Endy:Screening plasmid/Status

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Current Status

Three screening plasmids are currently being maintained and characterized.

I13534:
Pbad GFP MCS RFP Term

I13537, I13538:
Pbad GFP Term Pbad MCS RFP Term

In each plasmid, the multiple cloning (BioBrick) site is flanked by RNAseE sites upstream and downstream. The mRFP1 transcript has a hairpin just downstream of the RNAseE cut site (protecting against further RNAse degredation).

All plasmids were constructed at high copy (1A2/1A3). I13534 has been moved to a lower copy (4A3) plasmid. On the low copy plasmid, the RFP signal is too low to effectively measure on the benchtop FACS machines. The MoFlo at the Cancer Center can make these measurements, but scheduling is difficult.

All experimental work is conducted using strain CW2553 carrying plasmid pJat8 (a gift from the Keasling Lab). This strain appears to be λ + lacI+.

Future Work

  • Pick one plasmid
    • Maintaining all three plasmids is difficult, tripling the work necessary to characterize any part.
  • Find (or construct) a better standard strain.
    • cI, cII, and LacI inverters do not appear to function in CW2553, eliminating many of our most popular parts.
      • Turns out cI was constructed, but never tested - should be verified that this (Q04510) does not function.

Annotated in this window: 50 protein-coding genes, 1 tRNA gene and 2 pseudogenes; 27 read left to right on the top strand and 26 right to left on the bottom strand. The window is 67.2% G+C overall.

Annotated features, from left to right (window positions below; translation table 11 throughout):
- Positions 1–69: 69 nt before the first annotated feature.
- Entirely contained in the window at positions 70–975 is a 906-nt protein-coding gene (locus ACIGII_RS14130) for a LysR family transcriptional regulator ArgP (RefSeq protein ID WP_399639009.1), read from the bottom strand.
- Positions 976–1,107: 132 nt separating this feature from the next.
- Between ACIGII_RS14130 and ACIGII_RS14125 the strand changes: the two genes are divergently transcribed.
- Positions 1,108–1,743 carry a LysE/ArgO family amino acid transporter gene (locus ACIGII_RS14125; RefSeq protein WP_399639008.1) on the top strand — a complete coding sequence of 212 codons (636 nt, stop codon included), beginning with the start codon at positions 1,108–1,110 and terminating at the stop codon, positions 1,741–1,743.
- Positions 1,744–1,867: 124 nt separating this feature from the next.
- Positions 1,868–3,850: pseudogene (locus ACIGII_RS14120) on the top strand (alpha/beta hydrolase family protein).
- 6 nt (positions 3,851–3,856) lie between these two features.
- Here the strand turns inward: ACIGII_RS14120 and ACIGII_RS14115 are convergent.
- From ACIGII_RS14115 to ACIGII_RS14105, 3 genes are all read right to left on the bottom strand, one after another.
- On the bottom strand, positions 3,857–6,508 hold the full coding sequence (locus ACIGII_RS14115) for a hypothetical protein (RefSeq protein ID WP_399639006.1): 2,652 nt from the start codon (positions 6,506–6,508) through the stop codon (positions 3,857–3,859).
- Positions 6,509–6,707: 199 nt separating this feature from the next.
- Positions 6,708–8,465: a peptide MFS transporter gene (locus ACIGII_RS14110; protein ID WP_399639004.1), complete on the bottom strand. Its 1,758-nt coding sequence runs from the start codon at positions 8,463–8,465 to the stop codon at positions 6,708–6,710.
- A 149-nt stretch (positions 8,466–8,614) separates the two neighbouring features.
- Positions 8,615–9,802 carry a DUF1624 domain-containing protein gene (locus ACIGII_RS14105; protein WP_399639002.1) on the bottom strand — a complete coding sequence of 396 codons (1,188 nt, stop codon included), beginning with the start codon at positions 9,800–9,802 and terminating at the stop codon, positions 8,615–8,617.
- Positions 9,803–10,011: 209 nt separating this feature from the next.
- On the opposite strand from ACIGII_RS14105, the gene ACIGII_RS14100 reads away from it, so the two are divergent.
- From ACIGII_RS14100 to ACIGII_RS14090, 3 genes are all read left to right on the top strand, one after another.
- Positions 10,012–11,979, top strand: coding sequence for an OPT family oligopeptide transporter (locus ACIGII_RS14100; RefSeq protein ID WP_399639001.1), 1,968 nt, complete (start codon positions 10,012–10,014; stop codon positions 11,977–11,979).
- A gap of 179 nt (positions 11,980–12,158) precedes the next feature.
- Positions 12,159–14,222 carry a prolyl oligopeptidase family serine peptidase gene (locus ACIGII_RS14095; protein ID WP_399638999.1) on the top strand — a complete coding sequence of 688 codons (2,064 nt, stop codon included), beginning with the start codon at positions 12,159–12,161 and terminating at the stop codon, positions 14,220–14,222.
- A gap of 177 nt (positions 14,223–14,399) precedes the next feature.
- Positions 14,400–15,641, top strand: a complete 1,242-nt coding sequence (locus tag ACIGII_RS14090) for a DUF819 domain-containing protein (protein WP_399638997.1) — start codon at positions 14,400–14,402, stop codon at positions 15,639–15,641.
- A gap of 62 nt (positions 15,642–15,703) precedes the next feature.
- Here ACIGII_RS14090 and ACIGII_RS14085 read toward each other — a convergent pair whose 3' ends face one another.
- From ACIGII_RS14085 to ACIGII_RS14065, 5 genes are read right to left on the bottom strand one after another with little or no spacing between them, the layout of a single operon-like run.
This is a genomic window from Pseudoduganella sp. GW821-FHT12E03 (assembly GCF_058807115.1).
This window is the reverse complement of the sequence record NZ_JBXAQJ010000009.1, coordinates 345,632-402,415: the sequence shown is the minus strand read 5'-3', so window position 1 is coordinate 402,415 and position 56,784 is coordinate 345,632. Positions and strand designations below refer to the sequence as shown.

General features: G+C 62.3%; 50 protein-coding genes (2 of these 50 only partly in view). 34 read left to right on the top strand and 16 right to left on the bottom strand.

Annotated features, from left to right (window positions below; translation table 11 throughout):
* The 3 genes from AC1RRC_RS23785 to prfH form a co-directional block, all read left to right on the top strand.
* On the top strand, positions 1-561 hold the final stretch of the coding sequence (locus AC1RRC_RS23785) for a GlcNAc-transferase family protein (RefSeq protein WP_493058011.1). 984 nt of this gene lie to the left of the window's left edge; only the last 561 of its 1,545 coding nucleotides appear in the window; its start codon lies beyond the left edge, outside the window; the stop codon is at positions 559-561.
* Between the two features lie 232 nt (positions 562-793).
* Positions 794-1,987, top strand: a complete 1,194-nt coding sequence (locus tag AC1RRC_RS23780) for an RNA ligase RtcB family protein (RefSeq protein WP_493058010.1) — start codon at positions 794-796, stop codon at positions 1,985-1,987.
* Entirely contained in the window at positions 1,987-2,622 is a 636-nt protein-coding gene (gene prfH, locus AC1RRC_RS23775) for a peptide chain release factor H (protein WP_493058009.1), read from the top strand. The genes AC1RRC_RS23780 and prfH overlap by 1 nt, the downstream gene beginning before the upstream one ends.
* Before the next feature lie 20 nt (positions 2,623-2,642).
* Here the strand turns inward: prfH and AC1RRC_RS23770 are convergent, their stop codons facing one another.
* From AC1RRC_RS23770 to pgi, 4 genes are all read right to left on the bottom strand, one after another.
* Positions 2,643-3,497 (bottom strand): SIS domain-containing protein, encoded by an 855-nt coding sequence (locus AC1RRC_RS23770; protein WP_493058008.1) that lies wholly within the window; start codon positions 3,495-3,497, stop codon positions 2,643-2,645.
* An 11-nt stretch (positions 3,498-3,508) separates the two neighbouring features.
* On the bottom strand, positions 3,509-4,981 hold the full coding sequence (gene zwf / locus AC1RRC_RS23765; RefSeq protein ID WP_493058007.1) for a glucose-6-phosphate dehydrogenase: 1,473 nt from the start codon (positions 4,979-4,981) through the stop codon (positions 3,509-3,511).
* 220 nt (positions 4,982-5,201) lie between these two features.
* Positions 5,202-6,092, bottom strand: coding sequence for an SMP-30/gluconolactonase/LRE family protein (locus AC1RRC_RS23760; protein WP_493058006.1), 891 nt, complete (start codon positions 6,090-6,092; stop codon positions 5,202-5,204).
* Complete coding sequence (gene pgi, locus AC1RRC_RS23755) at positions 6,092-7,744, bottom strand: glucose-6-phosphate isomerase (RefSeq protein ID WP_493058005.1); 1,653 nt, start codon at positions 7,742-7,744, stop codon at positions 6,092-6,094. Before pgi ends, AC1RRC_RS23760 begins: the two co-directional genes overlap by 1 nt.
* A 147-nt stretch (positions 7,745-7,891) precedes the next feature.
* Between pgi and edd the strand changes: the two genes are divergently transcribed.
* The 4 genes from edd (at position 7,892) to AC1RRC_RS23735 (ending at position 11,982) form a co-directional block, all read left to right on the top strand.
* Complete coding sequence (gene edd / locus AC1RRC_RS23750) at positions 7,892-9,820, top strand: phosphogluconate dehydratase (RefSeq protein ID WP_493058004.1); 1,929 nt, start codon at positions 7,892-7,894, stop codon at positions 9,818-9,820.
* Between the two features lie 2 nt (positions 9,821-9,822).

• Some evidence suggests that a better transporter could provide more uniform expression[1]
    • CW2553 has background kan resistance, preventing us from using Kan plasmids such as pSB2K3
  • Measure fluorescence better
    • mRFP1 is poorly excited using our available machines.
    • Either change fluorophores[2] or change machines.
      • Changing fluorophores is probably more reasonable. We have BioBricked copies of mCherry, and a few others. Changing machines requires waiting for MIT to buy a new machine (if there are benchtop machines which can effectively excite mRFP1).
      • We have seen that GFP bleeds into the "RFP" channel, which cannot be solved by changing the red fluor. We have developed strategies for coping with this effect, but it may be helpful to change fluors entirely.
  • Switch to a chemostat
    • Our models require that the cells reach steady state, where dilution due to cell division balances production of the fluors. Using batch cultures is much simpler than chemostats, but only approximates steady state.
      • Cells grow at different rates depending on the load placed on the cell. Different parts, or different inductions of the same part, all have different growth rates. Ensuring that cultures stay in log phase for the entire course of an experiment is difficult.
    • Additionally, our models require that we either control or measure the growth rate (which affects the dilution rate). Doing this in a chemostat would be much simpler than in batch culture. Alternately, we could work on pads, though the lab currently has no expertise in this area.
      • It is likely that we will need more than one 'standard' growth rates (since the growth rate can vary widely between cultures). A chemostat would allow us to set a small number of standard growth rates and account for the differences.

References

  1. Morgan-Kiss RM, Wadler C, and Cronan JE Jr. . pmid:12032290. PubMed HubMed [morgan-kiss]
  2. Shaner NC, Steinbach PA, and Tsien RY. . pmid:16299475. PubMed HubMed [shaner]
All Medline abstracts: PubMed HubMed
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